Grant Voodre – Beckoning Hills Museum (Boissevain)

  The museum has been in operation for 52 years and features hand-pulled fire truck, Armed Forces uniforms, salt and pepper collection, wedding dresses, to name a few. “Every time I go to the museum I see something new,” said Voodre.

Phyllis Hallett – Moncur Gallery (Boissevain)

  The gallery is quite specialized with a collection of First Nation artifacts of the Dakota Sioux. 90% of the items are from Bill Moncur’s collection. “Our challenges include making connections with the First Nations and engaging kids when they visit the museum. One student made a simulation of an archeological dig – the kids love it – they can actually dig in it and find points. As well, there is an audio tour whereby visitors use headphones to find 9 points in the museum. Our claim to fame is a mammoth tusk which has been studied and found to be 33,000 years old. Another challenge is we are all volunteers, and as the Moncur Gallery is so specialized, we have to keep learning.” As far as finances, Hallett says the Boissevain/Morton Foundation has been very supportive. “We are also looking forward to school tours this year as we have hired a student who is knowledgeable in anthropology and archeology.”

  What can TM-SPHA do to help the museums? “We do have a fairly extensive website so we made one page for each museum and linked it to the Vantage Point website,” said Storie.

  There are other ways to capture the heritage and history of a town. Not every community has an actual museum but signs of heritage can still be found. For example, the Napinka Drop In Centre is an old school and one can find many old pictures of the community within its walls.

  “In And in Deloraine vintage pictures of the town can be found in the entrance of The Rendezvous Restaurant.

  “In Waskada, Melita, Hartney and Elgin, there was incentive to save old buildings and make them into museums. Every town has something a bit different and that sets each one apart,” said Storie. ‘There is a need to generate more and better stories that can be backed up with photos and artifacts. We have to do a better job of getting people into our museums.” A suggestion from the audience was to bring back the passbook which was an initiative of Westman Tourism a few years ago and was quite successful, sparking visits from people that normally didn’t go to museums.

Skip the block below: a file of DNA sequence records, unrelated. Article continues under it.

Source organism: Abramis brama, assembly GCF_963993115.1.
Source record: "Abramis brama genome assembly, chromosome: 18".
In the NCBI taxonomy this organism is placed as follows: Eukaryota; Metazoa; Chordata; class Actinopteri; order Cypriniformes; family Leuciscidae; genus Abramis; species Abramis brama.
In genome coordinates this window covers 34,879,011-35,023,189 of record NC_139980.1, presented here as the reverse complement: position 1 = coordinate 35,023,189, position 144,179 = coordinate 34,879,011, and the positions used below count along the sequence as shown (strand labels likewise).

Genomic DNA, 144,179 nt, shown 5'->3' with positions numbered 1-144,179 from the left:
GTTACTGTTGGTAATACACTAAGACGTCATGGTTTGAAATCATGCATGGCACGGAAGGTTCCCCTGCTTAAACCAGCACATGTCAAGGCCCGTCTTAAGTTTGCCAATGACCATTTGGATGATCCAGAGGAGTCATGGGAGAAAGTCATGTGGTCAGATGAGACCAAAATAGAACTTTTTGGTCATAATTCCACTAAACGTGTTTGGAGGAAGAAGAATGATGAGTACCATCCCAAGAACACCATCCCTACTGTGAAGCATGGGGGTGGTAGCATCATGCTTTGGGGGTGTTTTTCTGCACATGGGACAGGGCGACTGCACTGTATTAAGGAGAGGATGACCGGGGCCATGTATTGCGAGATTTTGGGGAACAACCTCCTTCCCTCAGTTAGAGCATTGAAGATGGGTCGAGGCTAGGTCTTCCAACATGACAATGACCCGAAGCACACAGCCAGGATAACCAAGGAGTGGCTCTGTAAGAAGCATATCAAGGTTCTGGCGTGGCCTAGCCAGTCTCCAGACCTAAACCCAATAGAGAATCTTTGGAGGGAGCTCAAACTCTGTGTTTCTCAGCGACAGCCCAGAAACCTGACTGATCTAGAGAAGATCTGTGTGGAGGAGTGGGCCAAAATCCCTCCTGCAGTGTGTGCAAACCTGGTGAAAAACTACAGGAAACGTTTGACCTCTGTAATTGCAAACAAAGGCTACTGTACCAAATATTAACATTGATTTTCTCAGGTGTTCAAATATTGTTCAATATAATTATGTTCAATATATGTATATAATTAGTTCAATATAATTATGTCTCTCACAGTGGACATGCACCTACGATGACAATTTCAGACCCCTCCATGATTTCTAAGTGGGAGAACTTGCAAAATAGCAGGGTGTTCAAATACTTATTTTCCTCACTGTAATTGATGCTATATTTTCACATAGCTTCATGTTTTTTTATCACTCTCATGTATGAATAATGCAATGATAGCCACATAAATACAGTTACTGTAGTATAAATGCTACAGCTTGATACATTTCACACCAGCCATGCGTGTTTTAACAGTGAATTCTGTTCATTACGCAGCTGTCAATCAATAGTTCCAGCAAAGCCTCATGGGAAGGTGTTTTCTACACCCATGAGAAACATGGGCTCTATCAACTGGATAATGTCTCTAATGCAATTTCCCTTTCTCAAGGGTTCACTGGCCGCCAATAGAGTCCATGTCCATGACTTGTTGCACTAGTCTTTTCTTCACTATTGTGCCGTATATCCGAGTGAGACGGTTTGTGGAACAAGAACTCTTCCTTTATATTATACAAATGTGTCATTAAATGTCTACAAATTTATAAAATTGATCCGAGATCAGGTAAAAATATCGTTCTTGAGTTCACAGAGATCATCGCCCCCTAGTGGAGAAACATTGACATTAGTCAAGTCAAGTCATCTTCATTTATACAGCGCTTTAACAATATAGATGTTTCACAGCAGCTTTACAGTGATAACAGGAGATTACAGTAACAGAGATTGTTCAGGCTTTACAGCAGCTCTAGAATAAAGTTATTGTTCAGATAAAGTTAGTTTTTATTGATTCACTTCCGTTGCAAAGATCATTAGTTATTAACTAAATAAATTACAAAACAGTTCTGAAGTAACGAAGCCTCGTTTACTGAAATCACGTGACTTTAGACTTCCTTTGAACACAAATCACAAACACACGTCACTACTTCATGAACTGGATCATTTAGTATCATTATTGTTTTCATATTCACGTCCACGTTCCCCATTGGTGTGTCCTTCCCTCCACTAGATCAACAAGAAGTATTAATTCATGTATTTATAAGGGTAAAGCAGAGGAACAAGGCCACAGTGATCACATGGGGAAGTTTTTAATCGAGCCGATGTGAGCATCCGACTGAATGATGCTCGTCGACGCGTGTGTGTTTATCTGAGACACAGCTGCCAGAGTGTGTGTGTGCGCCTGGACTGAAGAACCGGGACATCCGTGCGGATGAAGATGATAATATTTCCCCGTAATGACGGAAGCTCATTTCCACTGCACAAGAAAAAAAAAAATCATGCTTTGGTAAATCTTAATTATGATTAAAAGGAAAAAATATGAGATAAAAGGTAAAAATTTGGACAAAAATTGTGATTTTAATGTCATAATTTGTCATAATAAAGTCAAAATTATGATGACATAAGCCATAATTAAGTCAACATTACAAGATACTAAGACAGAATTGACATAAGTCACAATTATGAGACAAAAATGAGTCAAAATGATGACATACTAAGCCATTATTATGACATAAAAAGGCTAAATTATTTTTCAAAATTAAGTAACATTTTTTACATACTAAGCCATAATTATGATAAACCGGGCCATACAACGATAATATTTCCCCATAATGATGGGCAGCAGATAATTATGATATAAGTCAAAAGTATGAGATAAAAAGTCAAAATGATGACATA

Several years ago TM-SPHA organized some bus tours of the region – including burial mounds, buffalo jump remains in Souris River bank, buffalo rubbing rocks, pioneer cemeteries, Newcomb’s Hollow, Sourisford Park and much more. It was suggested these tours and others be resurrected. This then begged the questions: Who should organize the tours? What kind of things can we do to engage youth – needs to be hands-on, interactive – perhaps there can be tour guides in character of the era they are speaking about. “A cooperative among the museums would help,” said Storie.

  From a historic/heritage perspective, a community is defined by three things – pivotal events, special places and notable people. The Heritage Grants Program has provided many grants and will continue to do so. “They are very interested in videos and will often provide a 50/50 funding formula, with an average of $5,000 per grant,” said Kris Doull from Manitoba Sport, Culture and Heritage.

   The assembly continued with Regional Perspective and Partnership Opportunities – The Pierson Heritage Association, the International Peace Garden, the Turtle Mountain and West Souris Conservation Districts. See article elsewhere in this issue.